Sunday, 8 September 2013

A Scene In Between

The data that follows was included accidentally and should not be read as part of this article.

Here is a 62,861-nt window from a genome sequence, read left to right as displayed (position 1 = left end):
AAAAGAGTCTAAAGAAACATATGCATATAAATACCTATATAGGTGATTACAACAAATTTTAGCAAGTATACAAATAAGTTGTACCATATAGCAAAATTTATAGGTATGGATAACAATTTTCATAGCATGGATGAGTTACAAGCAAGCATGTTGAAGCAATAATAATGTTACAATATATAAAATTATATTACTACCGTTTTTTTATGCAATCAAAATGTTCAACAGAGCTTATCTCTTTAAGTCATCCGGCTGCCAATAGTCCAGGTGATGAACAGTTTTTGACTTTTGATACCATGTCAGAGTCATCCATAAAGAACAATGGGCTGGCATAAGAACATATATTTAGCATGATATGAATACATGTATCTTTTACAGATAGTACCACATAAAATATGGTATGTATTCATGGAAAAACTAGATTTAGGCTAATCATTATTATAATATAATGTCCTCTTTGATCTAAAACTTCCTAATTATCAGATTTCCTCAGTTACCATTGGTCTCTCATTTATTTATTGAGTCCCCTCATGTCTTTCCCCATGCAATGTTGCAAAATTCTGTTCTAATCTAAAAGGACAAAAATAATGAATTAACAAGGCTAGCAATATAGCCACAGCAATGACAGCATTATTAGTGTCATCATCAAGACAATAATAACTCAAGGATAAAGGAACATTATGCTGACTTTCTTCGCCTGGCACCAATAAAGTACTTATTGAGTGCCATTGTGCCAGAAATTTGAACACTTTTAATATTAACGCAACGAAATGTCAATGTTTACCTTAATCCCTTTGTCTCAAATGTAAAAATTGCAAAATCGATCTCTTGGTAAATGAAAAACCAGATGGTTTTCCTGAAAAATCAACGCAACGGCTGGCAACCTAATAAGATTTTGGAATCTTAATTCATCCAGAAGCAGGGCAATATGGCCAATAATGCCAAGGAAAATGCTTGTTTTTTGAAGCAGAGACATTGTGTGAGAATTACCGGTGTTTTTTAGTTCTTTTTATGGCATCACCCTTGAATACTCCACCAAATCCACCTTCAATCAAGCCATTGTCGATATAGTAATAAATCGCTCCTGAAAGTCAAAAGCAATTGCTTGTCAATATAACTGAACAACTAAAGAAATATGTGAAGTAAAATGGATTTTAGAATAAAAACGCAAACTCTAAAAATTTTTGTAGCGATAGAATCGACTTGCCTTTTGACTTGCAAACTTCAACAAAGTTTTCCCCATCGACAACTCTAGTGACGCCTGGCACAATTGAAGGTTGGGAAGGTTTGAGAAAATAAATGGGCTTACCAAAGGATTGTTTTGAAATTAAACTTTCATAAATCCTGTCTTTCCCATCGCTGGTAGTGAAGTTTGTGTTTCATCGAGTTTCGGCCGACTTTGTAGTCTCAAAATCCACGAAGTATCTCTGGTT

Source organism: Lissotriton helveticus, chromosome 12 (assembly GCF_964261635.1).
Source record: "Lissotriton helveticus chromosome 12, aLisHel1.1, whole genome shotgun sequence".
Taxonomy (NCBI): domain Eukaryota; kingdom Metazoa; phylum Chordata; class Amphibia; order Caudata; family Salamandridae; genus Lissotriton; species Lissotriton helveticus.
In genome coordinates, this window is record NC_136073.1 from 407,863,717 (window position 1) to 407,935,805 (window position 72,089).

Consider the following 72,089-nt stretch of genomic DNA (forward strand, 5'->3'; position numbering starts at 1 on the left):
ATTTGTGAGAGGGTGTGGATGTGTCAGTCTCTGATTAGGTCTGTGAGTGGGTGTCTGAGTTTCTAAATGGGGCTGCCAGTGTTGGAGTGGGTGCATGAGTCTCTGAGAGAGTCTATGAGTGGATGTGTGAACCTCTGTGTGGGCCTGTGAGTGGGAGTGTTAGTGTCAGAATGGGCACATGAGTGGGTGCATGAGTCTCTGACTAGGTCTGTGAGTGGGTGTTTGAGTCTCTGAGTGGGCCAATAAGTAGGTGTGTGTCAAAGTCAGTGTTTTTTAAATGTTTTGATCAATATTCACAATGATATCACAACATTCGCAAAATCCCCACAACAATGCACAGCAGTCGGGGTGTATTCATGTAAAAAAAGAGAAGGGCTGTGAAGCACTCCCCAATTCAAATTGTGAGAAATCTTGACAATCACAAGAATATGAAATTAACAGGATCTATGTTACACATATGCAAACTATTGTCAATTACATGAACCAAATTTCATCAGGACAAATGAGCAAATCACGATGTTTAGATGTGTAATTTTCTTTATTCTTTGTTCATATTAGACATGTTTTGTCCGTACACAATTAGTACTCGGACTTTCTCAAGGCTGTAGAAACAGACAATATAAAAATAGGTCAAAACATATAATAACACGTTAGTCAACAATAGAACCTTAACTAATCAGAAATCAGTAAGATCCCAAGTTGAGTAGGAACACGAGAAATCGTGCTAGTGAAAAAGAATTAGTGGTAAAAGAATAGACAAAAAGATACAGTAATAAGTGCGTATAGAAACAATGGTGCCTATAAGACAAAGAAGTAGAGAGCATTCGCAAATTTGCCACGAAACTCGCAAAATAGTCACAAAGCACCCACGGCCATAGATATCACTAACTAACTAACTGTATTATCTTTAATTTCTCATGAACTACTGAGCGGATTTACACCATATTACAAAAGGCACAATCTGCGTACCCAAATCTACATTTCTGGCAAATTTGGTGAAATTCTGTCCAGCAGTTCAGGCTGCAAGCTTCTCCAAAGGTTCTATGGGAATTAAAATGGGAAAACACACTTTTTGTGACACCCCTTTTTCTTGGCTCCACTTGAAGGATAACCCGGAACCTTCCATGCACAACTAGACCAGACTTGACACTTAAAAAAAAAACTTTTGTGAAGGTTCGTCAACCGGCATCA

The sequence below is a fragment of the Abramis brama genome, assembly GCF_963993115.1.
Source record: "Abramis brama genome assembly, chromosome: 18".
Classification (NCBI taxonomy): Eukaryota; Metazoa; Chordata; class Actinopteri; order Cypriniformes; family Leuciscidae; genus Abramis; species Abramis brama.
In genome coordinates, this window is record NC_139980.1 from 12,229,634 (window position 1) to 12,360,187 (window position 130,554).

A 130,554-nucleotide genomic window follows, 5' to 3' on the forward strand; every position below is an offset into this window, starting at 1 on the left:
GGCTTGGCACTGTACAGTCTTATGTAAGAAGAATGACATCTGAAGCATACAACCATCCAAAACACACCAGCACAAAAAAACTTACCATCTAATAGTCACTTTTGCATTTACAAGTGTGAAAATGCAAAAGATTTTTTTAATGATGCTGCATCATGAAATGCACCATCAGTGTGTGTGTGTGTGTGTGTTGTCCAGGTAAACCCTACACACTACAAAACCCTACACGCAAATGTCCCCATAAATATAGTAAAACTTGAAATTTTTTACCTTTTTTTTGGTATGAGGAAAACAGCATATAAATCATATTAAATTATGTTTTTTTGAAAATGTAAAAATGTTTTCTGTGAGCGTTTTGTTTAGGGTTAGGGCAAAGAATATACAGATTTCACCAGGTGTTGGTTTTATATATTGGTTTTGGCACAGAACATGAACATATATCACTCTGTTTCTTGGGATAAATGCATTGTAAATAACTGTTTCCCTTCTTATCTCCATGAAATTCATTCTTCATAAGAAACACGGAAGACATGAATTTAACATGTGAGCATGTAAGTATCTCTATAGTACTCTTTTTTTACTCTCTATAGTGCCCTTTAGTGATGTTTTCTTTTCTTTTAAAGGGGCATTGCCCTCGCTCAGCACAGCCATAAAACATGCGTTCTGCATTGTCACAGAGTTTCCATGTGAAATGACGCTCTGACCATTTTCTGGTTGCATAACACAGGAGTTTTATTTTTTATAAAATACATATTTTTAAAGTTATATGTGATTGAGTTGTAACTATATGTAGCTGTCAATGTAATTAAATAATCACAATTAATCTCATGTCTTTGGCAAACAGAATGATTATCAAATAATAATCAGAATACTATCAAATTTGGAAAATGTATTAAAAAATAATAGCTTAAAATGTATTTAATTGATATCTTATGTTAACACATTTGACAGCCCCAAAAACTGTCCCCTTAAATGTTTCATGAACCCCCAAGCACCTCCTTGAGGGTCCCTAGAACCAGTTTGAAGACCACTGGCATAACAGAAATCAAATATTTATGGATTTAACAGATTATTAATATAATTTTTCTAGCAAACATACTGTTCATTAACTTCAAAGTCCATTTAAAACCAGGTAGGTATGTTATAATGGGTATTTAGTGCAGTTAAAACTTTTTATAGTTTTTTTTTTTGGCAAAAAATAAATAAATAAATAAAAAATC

Ever since since Sam Knee of the excellent Leaders of Men blog put out the call for contributions to a proposed photo book on the fashions of the 80s independent pop groups, I've been keen to see if it actually came to fruition and, if so, just what unseen images he was able to turn up.  Excitingly, A Scene In Between has become a reality and will be published via Cicada Books next month (October 2013).  Thrillingly, it has turned out wonderfully.  Mind you, the signs were good.  First, a couple of pictures of Sarah RecordsThe Sea Urchins looking precocious but stylish surfaced on the blog.  They were an unexpected delight and confirmed that the book wouldn't just focus on the big groups of era such as The Smiths or Orange Juice but would also devote space to some of the less well known but no less brilliant acts.  Then uploaded the fantastic cover image, above.  The skinny guy in drainpipes and needle-toed boots (who I now know to be Robert Hampson of Loop) could have crawled, blinking under his enviably thick mop from the Pebbles Trash Box and was the very epitome of 60s punk cool.  Having now seen a finished copy in PDF form, those old feelings of historical jealousy that I've written about before have resurfaced.  How I would love to have been precocious enough, hip enough and had money enough (I certainly didn't have any of that in the 80s!) to have been going to gigs and buying records and fanzines in that period. The classic pictures of The Pastels, The Clouds, Meat Whiplash (!)Primal Scream, The Vaselines etc. simply hammer home the point that something great was going on just 25 miles up the road while I was still kicking a football around at the local estate of an evening.  There are so many great pictures to pore over.  A big favourite is the shot of Southend-on-Sea indie scenester Velda Pond in her room looking every inch the beehived, prospective 60s pop starlet as Johnny Rotten stares out from her wall.  Another is the endearing one of Felt's Philip King clad in a thick-striped top writing thoughtfully on a notepad while a teddy bear - also, sweetly, in stripes - looks off into the distance, seemingly pondering the words being penned.  As a Pastels obsessive, the photos from Stephen Pastel's archive are manna from heaven, particularly the live image of the group with Jill and Rose from Strawberry Switchblade on backing vocals.  Dave Conway's early My Bloody Valentine pictures showcase a group whose haircuts could give The Gruesomes a run for their money (see, too, The Wylde Things).  Conway, along with Stephen Pastel, Amelia Fletcher and outfitter Lloyd Johnson are interviewed.  I'm saving these for when I have the physical book in my hands.  They're bound to give even more colour to the period.  I know I'm biased as I fit squarely into this book's target market but if the thought of a book that, as Sam Knee puts it in his intro, "sets out to excavate the sartorial treasures of this UK indie youth scenery spanning; Postcard via Whaam! and Creation records, C86, garage punk, shoegaze and the multifarious micro sub-scenes that sprouted in between" raises your pulse even a tiny amount, then A Scene In Between must be considered  a mandatory purchase.  Sensibly, it'll be retailing at the modest 15 pound mark and there's talk of a launch shindig at Mono some time in October.  I really hope it happens as I'd love to congratulate Sam Knee in person for having the vision, drive and above all the love for his subject to turn a great idea into a beautiful artefact.  Let's hope now that the Sarah Records book and documentary and the Sound of Young Scotland documentary currently in the works turn out so well.